Chekhov’s masterwork, The Seagull (1896), grapples with the desperate measures we have always taken for the sake of love and art. The romantic and artistic conflicts are mainly among four characters: Arkadina, a successful actress; Trigorin, a famous and successful writer and Arkadina’s lover; Nina, an aspiring and naïve actress, and Konstatin Treplev, an aspiring writer in love with Nina and desperate for his mother’s love and approval. The play has survived for over 100 years and hardly a year goes by without some new adaptation. ”We need new forms” is Treplev’s embittered battle cry.
In today’s world of deconstruction, reconstruction, adaptation, explication, The Seagull has become irresistible fodder for new forms to suit our times, moral tastes, language, our expectations for answers. Two such transformations are running concurrently in New York: the Pearl Theater Company’s adaptation by Aaron Posner, Stupid Fucking Bird and the Irish company, the Pan Pan Theatre Company’s, as they put it, “idiosyncratic response,” The Seagull and Other Birds.
The celebrated expletive abounds in every conceivable form for every conceivable feeling in this Posner’s “sort of” adaptation. That expletive is the “now” word in contemporary parlance, an omni-grammatical presence used for delight, anger, surprise, disgust as noun, verb, adjective and adverb. Mr. Posner’s adaptation is for the here and now audiences of today. The audience is greeted with the title in large letters on a screen that stretches the wide width of the stage and then we are encouraged to participate in its ubiquity. At the beginning of the play, the young Con (Posner’s adapted version of Konstantin, played with an unrelenting fierceness of purpose by Christopher Sears) stares at us and says: “The play will begin when someone says: ‘start the fucking play’.”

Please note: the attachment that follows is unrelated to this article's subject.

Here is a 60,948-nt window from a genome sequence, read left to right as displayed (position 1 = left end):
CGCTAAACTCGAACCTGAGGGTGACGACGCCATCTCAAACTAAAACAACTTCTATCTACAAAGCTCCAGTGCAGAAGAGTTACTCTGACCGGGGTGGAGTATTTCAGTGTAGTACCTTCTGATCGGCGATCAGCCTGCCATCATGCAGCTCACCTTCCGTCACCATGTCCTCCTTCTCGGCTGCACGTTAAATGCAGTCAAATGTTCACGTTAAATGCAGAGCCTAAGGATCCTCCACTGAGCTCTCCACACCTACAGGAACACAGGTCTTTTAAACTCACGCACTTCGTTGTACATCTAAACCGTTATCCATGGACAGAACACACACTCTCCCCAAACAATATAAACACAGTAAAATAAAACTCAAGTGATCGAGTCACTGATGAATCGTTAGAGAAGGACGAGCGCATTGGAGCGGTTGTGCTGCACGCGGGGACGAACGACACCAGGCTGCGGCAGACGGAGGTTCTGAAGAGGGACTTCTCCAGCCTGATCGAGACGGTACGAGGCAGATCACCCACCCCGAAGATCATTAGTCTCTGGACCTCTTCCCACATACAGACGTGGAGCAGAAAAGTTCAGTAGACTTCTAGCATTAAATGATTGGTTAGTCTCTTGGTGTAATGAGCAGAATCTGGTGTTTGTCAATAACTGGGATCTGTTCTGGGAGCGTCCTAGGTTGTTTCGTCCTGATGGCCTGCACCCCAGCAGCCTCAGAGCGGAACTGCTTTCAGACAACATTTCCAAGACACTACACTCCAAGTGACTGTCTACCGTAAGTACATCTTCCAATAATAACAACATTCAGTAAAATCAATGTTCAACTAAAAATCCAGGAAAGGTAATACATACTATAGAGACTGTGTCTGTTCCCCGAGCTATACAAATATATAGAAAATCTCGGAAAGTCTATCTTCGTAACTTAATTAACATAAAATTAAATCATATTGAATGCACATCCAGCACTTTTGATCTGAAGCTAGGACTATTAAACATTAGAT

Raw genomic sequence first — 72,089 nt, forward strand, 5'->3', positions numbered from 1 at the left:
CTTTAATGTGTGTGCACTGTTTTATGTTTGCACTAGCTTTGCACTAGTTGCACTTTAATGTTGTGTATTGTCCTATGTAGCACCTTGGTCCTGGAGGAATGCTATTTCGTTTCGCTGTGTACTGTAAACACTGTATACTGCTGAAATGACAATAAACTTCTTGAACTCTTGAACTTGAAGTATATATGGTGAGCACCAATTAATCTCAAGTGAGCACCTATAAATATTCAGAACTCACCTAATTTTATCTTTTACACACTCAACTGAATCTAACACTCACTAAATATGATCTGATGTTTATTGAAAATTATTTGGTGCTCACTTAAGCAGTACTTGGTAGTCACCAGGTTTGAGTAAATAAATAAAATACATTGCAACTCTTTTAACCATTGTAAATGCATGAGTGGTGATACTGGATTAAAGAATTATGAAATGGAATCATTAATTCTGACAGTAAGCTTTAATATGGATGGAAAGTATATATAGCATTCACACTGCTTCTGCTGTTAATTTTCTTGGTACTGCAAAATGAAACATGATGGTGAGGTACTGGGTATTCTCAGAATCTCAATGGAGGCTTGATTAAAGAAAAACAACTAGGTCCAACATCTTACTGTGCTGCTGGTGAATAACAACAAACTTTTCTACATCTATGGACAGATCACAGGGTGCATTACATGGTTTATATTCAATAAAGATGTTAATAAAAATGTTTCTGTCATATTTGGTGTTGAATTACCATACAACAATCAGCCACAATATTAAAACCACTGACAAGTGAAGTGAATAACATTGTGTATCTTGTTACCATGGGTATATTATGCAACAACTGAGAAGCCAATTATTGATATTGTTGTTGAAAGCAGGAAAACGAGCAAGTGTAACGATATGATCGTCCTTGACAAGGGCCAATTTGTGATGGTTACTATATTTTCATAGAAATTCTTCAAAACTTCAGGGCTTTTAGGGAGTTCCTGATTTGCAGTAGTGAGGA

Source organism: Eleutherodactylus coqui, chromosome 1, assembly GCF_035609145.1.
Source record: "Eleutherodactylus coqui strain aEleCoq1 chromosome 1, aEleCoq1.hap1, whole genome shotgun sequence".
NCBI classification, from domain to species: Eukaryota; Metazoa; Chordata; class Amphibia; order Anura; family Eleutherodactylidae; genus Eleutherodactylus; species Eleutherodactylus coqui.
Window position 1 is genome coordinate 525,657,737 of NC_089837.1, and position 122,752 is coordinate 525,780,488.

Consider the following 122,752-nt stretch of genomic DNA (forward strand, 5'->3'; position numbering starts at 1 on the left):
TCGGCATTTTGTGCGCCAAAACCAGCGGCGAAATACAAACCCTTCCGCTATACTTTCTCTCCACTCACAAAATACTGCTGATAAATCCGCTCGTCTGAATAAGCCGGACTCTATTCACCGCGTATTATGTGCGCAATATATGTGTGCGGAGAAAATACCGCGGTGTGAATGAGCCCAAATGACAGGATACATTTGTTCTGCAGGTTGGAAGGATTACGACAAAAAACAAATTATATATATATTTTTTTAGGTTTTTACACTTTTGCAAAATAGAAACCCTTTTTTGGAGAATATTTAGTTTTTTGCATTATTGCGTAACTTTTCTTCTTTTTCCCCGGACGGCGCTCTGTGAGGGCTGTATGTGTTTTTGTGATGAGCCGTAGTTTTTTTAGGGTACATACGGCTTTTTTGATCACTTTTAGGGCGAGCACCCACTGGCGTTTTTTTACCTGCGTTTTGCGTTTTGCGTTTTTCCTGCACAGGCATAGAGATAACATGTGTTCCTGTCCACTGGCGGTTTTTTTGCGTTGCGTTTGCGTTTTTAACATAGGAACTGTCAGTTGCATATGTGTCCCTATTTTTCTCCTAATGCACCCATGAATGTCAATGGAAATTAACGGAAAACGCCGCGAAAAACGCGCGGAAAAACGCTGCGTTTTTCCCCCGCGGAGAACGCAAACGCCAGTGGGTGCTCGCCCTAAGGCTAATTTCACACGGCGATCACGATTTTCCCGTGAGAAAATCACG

In the Pearl’s vigorous production under director Davis McCallum, we are reminded of the prevalence of the word in the scenic design (marvelously created by Sandra Goldmark ) and in the dialogue where everyone uses it. And despite a fantastically elaborate kitchen set revealed, and despite the elaborate business of making a smoothie or an alcoholic concoction, the famous four-letter word reigns supreme throughout, ending in the 2nd act as the act itself as Emma (Chekhov’s Arkadina) and Trig (Trigorin) (Erik Lochtefeld) do “it” on the table then on the sink. With ingenious craft, Posner dives into the dark depths of Arkadina and Trigorin’s relationship in Chekhov and resurfaces with what contemporary audiences find satisfyingly honest, sex.